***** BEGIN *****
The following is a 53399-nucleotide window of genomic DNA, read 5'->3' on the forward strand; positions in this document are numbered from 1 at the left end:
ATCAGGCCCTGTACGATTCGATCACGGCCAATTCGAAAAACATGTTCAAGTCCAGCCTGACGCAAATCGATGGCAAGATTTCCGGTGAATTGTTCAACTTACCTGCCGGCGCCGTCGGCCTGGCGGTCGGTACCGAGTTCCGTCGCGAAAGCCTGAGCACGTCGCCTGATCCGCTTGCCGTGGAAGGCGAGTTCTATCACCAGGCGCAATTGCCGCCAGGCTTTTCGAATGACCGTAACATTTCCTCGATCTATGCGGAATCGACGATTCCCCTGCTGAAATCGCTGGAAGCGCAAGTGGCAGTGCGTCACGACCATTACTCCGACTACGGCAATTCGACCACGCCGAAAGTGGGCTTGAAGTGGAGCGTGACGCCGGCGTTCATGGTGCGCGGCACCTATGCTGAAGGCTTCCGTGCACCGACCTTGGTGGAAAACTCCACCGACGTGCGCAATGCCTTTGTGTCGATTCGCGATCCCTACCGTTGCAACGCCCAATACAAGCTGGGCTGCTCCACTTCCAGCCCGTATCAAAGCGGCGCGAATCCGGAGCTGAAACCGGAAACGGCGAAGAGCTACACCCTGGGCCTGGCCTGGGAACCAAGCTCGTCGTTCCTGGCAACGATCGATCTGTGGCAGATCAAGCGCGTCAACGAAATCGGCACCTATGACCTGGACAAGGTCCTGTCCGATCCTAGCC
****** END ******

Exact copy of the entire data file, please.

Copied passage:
The following is a 53399-nucleotide window of genomic DNA, read 5'->3' on the forward strand; positions in this document are numbered from 1 at the left end:
ATCAGGCCCTGTACGATTCGATCACGGCCAATTCGAAAAACATGTTCAAGTCCAGCCTGACGCAAATCGATGGCAAGATTTCCGGTGAATTGTTCAACTTACCTGCCGGCGCCGTCGGCCTGGCGGTCGGTACCGAGTTCCGTCGCGAAAGCCTGAGCACGTCGCCTGATCCGCTTGCCGTGGAAGGCGAGTTCTATCACCAGGCGCAATTGCCGCCAGGCTTTTCGAATGACCGTAACATTTCCTCGATCTATGCGGAATCGACGATTCCCCTGCTGAAATCGCTGGAAGCGCAAGTGGCAGTGCGTCACGACCATTACTCCGACTACGGCAATTCGACCACGCCGAAAGTGGGCTTGAAGTGGAGCGTGACGCCGGCGTTCATGGTGCGCGGCACCTATGCTGAAGGCTTCCGTGCACCGACCTTGGTGGAAAACTCCACCGACGTGCGCAATGCCTTTGTGTCGATTCGCGATCCCTACCGTTGCAACGCCCAATACAAGCTGGGCTGCTCCACTTCCAGCCCGTATCAAAGCGGCGCGAATCCGGAGCTGAAACCGGAAACGGCGAAGAGCTACACCCTGGGCCTGGCCTGGGAACCAAGCTCGTCGTTCCTGGCAACGATCGATCTGTGGCAGATCAAGCGCGTCAACGAAATCGGCACCTATGACCTGGACAAGGTCCTGTCCGATCCTAGCC